Confessions of a Recovering Workaholic

From The Train Who Flew
From The Train Who Flew

How is your week going? Good, I hope.

Have you ever started a big project and half-way through realized you were doing it wrong and had to start all over? I’ve been working on a five-story comic book and three days in decided it wasn’t good enough. Start over?  Or leave it not-good-enough? Agony.

I started over. Since the work was repetitious I had lots of time to think about work and perfectionism in general. Fortunately I saw long ago that “perfect” takes too long (forever?) and is therefore not perfect at all. So, ye perfectionists-be free! However, “pretty-dang-good” is attainable and so I feel compelled to hit that mark.

I was taught some good values growing up; that it was evil for the strong to hurt the weak (younger siblings and all animals included) that it is wrong to lie, that we are responsible not only to NOT DO wrong, but to help right wrongs if possible. All good stuff, but the character trait admired most in my Polish serf family was hard work.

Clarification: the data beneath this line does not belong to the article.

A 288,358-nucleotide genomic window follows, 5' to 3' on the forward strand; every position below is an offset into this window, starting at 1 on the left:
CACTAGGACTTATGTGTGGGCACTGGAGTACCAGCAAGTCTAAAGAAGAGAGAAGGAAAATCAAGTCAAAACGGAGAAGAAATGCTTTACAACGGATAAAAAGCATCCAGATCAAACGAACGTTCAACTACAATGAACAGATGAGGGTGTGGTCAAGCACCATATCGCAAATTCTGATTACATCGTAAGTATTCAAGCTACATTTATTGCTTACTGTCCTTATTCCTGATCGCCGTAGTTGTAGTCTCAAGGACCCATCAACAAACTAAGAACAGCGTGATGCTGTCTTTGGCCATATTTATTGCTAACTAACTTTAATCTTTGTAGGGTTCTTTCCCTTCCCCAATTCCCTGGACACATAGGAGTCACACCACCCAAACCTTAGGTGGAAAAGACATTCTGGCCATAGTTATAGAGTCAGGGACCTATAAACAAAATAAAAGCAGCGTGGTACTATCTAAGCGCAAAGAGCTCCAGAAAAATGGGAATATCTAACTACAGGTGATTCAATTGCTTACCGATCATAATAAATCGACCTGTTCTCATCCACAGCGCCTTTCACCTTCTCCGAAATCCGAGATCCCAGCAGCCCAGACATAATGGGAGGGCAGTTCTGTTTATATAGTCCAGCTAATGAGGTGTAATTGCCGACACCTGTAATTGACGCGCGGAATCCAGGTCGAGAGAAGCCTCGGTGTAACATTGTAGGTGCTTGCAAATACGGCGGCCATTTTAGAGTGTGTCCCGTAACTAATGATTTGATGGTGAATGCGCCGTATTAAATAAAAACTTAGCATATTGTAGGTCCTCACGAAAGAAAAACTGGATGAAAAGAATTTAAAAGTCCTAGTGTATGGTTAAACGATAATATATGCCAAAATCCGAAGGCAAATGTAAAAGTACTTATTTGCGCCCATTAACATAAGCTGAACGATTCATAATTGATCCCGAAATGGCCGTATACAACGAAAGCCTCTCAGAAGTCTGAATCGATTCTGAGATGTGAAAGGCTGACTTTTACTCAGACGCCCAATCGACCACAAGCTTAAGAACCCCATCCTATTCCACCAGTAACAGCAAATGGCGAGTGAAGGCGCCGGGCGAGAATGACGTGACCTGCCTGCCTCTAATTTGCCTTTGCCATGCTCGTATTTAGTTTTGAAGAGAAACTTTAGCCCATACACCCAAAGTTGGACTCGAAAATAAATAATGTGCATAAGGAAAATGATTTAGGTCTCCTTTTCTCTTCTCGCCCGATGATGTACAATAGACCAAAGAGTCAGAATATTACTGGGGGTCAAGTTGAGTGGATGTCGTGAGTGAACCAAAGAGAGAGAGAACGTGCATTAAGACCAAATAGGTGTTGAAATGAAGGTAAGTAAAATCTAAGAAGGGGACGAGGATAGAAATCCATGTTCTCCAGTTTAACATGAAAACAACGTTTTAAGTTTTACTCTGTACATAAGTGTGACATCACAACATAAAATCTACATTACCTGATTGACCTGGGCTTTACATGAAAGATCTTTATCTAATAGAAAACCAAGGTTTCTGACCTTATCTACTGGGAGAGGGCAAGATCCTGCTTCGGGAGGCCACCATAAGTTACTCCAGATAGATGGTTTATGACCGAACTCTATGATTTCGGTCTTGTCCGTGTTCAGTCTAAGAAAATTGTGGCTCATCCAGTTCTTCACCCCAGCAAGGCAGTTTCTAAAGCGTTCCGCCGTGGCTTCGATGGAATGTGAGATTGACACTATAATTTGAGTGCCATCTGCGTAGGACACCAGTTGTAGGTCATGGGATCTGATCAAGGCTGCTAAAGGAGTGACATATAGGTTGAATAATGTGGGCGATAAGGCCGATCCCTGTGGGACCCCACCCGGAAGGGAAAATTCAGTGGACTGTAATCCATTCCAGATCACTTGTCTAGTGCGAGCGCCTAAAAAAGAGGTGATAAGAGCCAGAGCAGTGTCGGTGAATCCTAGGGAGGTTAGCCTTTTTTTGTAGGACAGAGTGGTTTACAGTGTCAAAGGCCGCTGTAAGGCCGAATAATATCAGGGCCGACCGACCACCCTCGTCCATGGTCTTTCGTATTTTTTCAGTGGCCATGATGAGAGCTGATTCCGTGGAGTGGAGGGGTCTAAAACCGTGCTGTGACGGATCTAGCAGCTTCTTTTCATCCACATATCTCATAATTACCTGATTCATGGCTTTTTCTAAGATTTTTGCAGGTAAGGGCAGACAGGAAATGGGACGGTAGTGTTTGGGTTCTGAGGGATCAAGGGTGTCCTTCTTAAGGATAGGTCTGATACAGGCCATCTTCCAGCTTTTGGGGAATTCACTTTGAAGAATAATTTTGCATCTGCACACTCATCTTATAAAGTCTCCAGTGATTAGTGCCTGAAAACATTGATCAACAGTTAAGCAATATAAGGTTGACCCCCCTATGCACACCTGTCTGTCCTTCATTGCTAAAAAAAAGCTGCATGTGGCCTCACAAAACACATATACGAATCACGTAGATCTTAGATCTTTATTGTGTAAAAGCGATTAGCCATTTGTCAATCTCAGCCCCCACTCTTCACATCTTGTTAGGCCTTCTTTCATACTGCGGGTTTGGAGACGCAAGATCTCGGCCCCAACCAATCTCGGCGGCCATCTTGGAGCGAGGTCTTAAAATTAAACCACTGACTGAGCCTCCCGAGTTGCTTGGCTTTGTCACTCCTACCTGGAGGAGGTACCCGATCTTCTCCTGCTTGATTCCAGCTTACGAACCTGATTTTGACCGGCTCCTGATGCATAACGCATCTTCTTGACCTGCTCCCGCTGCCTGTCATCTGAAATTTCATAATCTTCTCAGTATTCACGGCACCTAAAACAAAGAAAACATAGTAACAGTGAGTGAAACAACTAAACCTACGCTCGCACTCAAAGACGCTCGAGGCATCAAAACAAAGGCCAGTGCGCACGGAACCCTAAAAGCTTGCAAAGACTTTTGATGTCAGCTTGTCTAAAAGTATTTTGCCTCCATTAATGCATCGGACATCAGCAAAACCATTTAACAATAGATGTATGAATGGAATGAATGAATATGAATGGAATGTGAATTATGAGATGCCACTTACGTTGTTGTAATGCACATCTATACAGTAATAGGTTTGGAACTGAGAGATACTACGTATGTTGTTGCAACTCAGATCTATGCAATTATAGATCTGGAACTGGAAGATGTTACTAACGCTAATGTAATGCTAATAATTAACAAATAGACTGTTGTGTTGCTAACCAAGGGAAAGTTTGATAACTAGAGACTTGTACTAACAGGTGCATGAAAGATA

This fit in well with American values, too, and made sense on the farm where we all shared to keep the family going. But is it really all that and a bag of chips otherwise? Can you work so hard you never actually live?

Is it natural for humans to work hard? Considering that obtaining enough calories was a matter of life of death to our ancestors, then working hard enough to obtain those calories was pretty important. But after obtaining them, work just burned calories. Smarter to sit around the campfire and make jewelry out of seashells or chisel an arrowhead.

Humans in the natural state are what we would call lazy.  But they may have been on to something. They may have had more fun, more laughs, more time for relationships.

So I’ll stick with:

1) Forget perfectionism, aim for pretty-dang-goodenism.

3) Do right, don’t lie and help when you can.

And save some time to sit around the campfire, make fun things, and talk and laugh together.

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